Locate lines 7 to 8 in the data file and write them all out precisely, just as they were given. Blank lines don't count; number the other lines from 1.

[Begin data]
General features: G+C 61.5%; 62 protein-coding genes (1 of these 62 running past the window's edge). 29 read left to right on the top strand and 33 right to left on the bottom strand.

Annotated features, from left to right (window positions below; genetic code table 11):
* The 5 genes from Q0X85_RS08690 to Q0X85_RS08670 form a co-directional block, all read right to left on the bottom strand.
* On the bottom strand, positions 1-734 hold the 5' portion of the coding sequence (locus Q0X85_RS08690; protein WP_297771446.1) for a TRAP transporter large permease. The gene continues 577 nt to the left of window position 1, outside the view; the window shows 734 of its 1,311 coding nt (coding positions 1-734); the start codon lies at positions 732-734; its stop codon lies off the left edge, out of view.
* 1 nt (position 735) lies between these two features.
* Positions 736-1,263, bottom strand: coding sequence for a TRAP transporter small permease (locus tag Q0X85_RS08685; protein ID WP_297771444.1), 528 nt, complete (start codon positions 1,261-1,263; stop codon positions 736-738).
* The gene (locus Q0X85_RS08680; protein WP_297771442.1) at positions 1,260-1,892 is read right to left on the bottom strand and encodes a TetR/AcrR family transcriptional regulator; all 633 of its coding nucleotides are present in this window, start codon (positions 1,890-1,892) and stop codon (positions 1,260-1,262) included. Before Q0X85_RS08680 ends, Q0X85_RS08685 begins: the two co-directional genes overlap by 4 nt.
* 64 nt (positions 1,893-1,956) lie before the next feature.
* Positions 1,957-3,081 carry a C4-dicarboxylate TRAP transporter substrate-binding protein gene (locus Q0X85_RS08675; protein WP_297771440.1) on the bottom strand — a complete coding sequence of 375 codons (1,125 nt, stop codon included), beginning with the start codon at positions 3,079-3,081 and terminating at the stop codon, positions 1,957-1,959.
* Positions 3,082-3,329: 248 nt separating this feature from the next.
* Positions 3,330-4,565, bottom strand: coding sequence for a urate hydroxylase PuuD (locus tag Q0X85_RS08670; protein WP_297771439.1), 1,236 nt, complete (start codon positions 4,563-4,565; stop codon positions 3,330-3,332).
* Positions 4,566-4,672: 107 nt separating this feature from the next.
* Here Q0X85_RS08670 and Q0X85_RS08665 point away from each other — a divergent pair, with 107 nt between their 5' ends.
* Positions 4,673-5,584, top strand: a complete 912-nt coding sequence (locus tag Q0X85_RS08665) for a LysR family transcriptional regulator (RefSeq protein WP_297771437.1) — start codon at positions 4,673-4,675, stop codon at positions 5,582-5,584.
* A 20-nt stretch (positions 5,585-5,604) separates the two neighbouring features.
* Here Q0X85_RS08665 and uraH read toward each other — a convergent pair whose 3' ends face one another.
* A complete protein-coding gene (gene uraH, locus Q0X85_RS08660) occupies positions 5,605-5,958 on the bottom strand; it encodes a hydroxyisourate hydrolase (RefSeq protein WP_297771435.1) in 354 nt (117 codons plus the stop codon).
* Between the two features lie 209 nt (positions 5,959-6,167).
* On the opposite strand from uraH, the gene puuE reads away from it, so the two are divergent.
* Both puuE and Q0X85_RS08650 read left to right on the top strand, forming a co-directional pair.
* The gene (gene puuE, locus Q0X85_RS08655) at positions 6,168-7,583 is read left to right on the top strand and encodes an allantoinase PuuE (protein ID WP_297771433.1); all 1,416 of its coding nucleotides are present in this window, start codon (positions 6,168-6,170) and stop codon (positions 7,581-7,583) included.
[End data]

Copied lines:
* The gene (locus Q0X85_RS08680; protein WP_297771442.1) at positions 1,260-1,892 is read right to left on the bottom strand and encodes a TetR/AcrR family transcriptional regulator; all 633 of its coding nucleotides are present in this window, start codon (positions 1,890-1,892) and stop codon (positions 1,260-1,262) included. Before Q0X85_RS08680 ends, Q0X85_RS08685 begins: the two co-directional genes overlap by 4 nt.
* 64 nt (positions 1,893-1,956) lie before the next feature.